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overcoming retirement obstacles | JustAskFreeman | retirement planning DC, MD, VA

In a 2013 survey of people aged 50 to 70 with $100,000 or more in financial instruments, 90% reported that they had experienced at least one setback in saving for retirement.

In fact, the average respondent had experienced four setbacks with an average loss or missed opportunity of $117,000.1

The future is always uncertain, and as the saying goes, “Life happens.” It would be wise to prepare for the unexpected and react logically rather than emotionally when faced with retirement challenges. Here are some obstacles you might need to overcome.

Surviving market downturns. More than half of those surveyed said their nest egg had been reduced by index losses during the Great Recession.2 Yet another survey suggested that about 50% of workers who were 32 to 51 when the recession started actually showed gains in their retirement dollars during the 2007 to 2009 period.3 This group may have had lower balances when the recession began, and it’s likely that they continued saving throughout the downturn.

Saving too little or too late. To accumulate sufficient retirement dollars to retire at age 65, one rule of thumb suggests stashing away 15% of income starting at age 25. Someone starting at age 35 might need to put away about 30% each year, and the percentage would increase to about 64% annually for someone starting to save at age 45!4 To maximizing your retirement nest egg, you may also need to adjust your lifestyle and control your spending. Once you reach age 50, you are eligible to make additional “catch-up” contributions.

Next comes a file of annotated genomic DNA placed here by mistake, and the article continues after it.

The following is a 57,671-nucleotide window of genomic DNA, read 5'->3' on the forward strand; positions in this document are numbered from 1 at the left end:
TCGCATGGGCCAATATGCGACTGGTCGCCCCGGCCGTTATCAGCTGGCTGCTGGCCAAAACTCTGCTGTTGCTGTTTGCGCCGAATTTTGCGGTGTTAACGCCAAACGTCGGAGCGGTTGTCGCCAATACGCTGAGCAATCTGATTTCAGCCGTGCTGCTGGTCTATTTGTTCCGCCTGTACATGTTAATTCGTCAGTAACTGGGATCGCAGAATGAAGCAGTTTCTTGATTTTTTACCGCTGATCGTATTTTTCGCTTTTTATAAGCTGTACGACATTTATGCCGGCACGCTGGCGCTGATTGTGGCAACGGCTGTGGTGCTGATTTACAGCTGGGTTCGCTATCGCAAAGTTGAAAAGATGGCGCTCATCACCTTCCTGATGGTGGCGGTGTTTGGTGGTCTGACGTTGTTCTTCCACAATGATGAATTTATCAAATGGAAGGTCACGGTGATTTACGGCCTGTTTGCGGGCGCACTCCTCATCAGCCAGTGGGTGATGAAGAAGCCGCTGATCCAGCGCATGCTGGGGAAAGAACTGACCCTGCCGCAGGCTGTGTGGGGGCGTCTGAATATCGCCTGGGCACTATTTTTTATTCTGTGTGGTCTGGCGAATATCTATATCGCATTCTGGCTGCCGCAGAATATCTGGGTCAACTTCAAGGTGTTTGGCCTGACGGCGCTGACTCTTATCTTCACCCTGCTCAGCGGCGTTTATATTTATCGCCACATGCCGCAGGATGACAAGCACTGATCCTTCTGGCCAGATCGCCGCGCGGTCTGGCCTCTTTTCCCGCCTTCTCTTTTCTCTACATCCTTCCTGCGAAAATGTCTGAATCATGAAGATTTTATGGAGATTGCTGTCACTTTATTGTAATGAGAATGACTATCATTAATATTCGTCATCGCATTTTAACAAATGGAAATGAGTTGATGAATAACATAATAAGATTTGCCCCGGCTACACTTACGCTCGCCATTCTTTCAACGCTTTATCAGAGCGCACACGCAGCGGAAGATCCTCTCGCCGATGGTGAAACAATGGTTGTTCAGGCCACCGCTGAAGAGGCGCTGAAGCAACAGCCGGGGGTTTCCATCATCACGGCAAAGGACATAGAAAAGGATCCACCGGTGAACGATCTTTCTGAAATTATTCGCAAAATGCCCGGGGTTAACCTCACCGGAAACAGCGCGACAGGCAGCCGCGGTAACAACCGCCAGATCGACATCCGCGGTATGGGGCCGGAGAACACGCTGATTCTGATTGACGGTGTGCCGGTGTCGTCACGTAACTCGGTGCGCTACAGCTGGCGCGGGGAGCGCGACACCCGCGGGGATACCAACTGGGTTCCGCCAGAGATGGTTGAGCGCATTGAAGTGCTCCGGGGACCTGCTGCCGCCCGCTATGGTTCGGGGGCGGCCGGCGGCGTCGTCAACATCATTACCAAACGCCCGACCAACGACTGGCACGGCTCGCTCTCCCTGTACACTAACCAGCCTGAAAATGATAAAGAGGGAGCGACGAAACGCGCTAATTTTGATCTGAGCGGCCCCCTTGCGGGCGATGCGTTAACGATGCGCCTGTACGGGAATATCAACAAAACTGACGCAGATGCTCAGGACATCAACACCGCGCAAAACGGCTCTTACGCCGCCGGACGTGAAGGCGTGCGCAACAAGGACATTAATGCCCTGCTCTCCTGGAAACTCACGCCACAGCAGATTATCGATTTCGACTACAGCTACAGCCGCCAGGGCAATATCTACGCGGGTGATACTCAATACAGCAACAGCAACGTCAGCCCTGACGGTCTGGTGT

Experiencing a traumatic event. A job loss, unexpected medical expense, death of a loved one, or divorce might make it difficult to save for retirement. Having three to six months of living expenses in “emergency dollars” would prevent you from tapping into your retirement nest egg, especially tax-deferred IRAs and 401(k)s. This is because withdrawals are taxed as ordinary income and may be subject to a 10% federal income tax penalty if taken prior to age 59½.

Balancing college and retirement. When these two priorities compete, many people stop putting aside money for retirement to pay for their children’s educational costs.1 The key is to balance your children’s needs with your own retirement goals and find an appropriate strategy.

The road to retirement is long, winding, and seldom smooth. But with patience and a steady commitment, you could reach your destination regardless of how many obstacles you encounter along the way.

Let me help you get started with a sound retirement strategy today. Just Ask Freeman  1-866-471-7233

1–2), May 14, 2013
3) The Pew Charitable Trusts, 2013
4), September 24, 2012
5), March 4, 2013